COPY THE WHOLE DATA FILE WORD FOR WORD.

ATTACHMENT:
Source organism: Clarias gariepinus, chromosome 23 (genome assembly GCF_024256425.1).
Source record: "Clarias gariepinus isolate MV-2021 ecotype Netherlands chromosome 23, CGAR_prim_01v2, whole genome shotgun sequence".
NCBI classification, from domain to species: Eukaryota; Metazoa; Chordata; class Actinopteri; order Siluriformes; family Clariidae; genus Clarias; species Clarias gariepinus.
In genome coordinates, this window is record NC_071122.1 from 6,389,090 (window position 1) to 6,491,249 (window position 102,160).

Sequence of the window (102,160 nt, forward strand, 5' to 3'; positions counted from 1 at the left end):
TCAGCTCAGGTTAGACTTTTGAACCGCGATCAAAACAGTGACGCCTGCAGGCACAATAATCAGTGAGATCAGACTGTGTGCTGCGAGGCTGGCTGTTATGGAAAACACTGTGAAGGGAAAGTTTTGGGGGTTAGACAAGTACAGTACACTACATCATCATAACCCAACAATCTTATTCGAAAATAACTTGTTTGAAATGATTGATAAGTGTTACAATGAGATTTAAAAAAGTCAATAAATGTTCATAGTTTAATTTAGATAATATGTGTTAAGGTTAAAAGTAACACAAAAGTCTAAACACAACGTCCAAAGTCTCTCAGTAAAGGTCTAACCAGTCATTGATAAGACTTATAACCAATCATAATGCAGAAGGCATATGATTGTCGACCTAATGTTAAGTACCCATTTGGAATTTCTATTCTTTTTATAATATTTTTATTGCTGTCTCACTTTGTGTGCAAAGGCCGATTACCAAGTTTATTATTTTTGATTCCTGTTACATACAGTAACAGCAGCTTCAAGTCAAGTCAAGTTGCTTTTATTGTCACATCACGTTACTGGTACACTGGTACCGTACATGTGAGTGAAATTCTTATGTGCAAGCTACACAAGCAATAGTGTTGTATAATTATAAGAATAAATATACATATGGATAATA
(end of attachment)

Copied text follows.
Source organism: Clarias gariepinus, chromosome 23 (genome assembly GCF_024256425.1).
Source record: "Clarias gariepinus isolate MV-2021 ecotype Netherlands chromosome 23, CGAR_prim_01v2, whole genome shotgun sequence".
NCBI classification, from domain to species: Eukaryota; Metazoa; Chordata; class Actinopteri; order Siluriformes; family Clariidae; genus Clarias; species Clarias gariepinus.
In genome coordinates, this window is record NC_071122.1 from 6,389,090 (window position 1) to 6,491,249 (window position 102,160).

Sequence of the window (102,160 nt, forward strand, 5' to 3'; positions counted from 1 at the left end):
TCAGCTCAGGTTAGACTTTTGAACCGCGATCAAAACAGTGACGCCTGCAGGCACAATAATCAGTGAGATCAGACTGTGTGCTGCGAGGCTGGCTGTTATGGAAAACACTGTGAAGGGAAAGTTTTGGGGGTTAGACAAGTACAGTACACTACATCATCATAACCCAACAATCTTATTCGAAAATAACTTGTTTGAAATGATTGATAAGTGTTACAATGAGATTTAAAAAAGTCAATAAATGTTCATAGTTTAATTTAGATAATATGTGTTAAGGTTAAAAGTAACACAAAAGTCTAAACACAACGTCCAAAGTCTCTCAGTAAAGGTCTAACCAGTCATTGATAAGACTTATAACCAATCATAATGCAGAAGGCATATGATTGTCGACCTAATGTTAAGTACCCATTTGGAATTTCTATTCTTTTTATAATATTTTTATTGCTGTCTCACTTTGTGTGCAAAGGCCGATTACCAAGTTTATTATTTTTGATTCCTGTTACATACAGTAACAGCAGCTTCAAGTCAAGTCAAGTTGCTTTTATTGTCACATCACGTTACTGGTACACTGGTACCGTACATGTGAGTGAAATTCTTATGTGCAAGCTACACAAGCAATAGTGTTGTATAATTATAAGAATAAATATACATATGGATAATA